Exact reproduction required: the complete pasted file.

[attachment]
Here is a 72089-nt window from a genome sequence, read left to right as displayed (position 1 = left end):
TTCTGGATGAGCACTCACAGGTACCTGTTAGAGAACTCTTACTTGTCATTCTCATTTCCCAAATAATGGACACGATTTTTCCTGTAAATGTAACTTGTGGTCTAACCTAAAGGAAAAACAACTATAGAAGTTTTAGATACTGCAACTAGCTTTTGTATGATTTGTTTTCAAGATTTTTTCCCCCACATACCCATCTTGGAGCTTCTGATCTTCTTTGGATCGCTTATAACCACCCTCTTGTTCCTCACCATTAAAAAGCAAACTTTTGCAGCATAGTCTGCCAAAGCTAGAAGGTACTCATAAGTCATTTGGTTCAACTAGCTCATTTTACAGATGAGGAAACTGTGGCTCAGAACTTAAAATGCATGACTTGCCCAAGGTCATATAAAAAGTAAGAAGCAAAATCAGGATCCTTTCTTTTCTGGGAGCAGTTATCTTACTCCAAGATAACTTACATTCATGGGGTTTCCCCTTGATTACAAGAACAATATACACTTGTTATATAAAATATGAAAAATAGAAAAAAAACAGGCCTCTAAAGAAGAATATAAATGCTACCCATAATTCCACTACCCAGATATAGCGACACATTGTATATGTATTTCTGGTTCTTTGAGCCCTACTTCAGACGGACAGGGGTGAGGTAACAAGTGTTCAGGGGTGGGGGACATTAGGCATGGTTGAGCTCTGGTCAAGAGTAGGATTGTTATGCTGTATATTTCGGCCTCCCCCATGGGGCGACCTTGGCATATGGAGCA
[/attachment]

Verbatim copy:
Here is a 72089-nt window from a genome sequence, read left to right as displayed (position 1 = left end):
TTCTGGATGAGCACTCACAGGTACCTGTTAGAGAACTCTTACTTGTCATTCTCATTTCCCAAATAATGGACACGATTTTTCCTGTAAATGTAACTTGTGGTCTAACCTAAAGGAAAAACAACTATAGAAGTTTTAGATACTGCAACTAGCTTTTGTATGATTTGTTTTCAAGATTTTTTCCCCCACATACCCATCTTGGAGCTTCTGATCTTCTTTGGATCGCTTATAACCACCCTCTTGTTCCTCACCATTAAAAAGCAAACTTTTGCAGCATAGTCTGCCAAAGCTAGAAGGTACTCATAAGTCATTTGGTTCAACTAGCTCATTTTACAGATGAGGAAACTGTGGCTCAGAACTTAAAATGCATGACTTGCCCAAGGTCATATAAAAAGTAAGAAGCAAAATCAGGATCCTTTCTTTTCTGGGAGCAGTTATCTTACTCCAAGATAACTTACATTCATGGGGTTTCCCCTTGATTACAAGAACAATATACACTTGTTATATAAAATATGAAAAATAGAAAAAAAACAGGCCTCTAAAGAAGAATATAAATGCTACCCATAATTCCACTACCCAGATATAGCGACACATTGTATATGTATTTCTGGTTCTTTGAGCCCTACTTCAGACGGACAGGGGTGAGGTAACAAGTGTTCAGGGGTGGGGGACATTAGGCATGGTTGAGCTCTGGTCAAGAGTAGGATTGTTATGCTGTATATTTCGGCCTCCCCCATGGGGCGACCTTGGCATATGGAGCA